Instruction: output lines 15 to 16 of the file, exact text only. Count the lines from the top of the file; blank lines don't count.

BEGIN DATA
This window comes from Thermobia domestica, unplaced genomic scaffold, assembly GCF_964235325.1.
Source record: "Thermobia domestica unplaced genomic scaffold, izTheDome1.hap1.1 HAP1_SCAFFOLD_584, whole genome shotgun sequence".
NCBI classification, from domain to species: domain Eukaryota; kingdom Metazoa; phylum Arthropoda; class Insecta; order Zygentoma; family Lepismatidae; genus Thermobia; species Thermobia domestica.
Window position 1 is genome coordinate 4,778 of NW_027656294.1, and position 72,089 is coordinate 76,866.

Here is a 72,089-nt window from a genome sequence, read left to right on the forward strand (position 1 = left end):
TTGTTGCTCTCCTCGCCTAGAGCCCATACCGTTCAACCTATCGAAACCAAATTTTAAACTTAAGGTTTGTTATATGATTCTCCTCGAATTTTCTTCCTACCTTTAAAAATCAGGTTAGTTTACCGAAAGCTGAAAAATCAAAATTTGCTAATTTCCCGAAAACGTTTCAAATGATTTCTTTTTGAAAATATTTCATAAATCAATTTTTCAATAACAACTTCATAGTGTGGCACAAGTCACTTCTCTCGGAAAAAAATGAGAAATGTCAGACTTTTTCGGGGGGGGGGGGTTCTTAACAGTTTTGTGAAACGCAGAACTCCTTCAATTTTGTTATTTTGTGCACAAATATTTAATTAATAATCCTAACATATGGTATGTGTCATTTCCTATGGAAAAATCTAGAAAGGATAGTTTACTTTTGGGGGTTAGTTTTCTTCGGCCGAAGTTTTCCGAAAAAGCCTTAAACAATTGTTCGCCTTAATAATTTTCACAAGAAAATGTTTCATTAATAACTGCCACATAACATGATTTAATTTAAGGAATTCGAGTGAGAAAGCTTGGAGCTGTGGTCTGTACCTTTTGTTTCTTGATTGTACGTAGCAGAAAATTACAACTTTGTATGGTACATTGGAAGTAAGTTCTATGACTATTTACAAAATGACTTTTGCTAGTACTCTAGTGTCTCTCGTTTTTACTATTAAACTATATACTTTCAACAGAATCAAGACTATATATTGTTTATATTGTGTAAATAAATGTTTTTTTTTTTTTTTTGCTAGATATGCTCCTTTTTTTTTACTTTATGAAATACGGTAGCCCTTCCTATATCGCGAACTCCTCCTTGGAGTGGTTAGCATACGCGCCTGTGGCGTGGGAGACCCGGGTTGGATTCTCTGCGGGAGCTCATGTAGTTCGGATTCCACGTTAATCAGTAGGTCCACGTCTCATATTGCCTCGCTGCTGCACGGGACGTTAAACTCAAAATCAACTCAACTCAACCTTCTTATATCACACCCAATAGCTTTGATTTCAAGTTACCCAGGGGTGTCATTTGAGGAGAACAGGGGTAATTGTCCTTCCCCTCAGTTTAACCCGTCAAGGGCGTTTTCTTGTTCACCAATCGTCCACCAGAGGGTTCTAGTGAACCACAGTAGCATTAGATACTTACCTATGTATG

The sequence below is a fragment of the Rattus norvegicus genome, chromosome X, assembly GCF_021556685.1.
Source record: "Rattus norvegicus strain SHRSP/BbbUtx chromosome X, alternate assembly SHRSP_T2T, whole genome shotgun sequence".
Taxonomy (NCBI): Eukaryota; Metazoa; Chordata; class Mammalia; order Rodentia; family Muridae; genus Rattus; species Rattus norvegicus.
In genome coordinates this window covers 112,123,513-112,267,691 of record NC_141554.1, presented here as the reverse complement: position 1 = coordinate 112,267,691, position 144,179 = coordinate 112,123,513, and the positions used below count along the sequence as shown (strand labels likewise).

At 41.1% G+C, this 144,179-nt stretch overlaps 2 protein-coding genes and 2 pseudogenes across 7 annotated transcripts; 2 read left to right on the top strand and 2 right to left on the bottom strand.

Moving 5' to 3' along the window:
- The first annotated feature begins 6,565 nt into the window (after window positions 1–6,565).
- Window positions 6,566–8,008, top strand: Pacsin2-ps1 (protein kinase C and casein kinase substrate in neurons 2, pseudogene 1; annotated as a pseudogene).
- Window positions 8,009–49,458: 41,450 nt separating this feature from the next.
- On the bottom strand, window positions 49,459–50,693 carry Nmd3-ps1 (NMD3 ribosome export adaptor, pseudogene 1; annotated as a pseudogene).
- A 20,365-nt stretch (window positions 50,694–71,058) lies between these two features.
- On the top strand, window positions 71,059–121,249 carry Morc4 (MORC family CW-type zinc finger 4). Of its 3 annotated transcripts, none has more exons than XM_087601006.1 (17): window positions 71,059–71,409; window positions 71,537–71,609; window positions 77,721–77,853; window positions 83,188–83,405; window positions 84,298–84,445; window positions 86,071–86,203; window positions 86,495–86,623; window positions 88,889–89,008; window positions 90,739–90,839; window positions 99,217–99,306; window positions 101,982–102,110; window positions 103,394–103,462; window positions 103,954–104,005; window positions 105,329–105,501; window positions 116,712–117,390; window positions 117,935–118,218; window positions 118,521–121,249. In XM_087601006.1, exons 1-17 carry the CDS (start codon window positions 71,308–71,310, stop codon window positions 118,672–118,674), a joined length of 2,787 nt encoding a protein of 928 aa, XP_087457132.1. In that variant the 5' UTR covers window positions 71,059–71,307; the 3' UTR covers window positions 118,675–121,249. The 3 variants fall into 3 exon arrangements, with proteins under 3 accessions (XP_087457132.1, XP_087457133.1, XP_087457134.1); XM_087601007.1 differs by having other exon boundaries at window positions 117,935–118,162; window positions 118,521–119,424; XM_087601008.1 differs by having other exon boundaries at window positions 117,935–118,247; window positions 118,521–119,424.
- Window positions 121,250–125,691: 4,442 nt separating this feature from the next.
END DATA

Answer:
- Window positions 8,009–49,458: 41,450 nt separating this feature from the next.
- On the bottom strand, window positions 49,459–50,693 carry Nmd3-ps1 (NMD3 ribosome export adaptor, pseudogene 1; annotated as a pseudogene).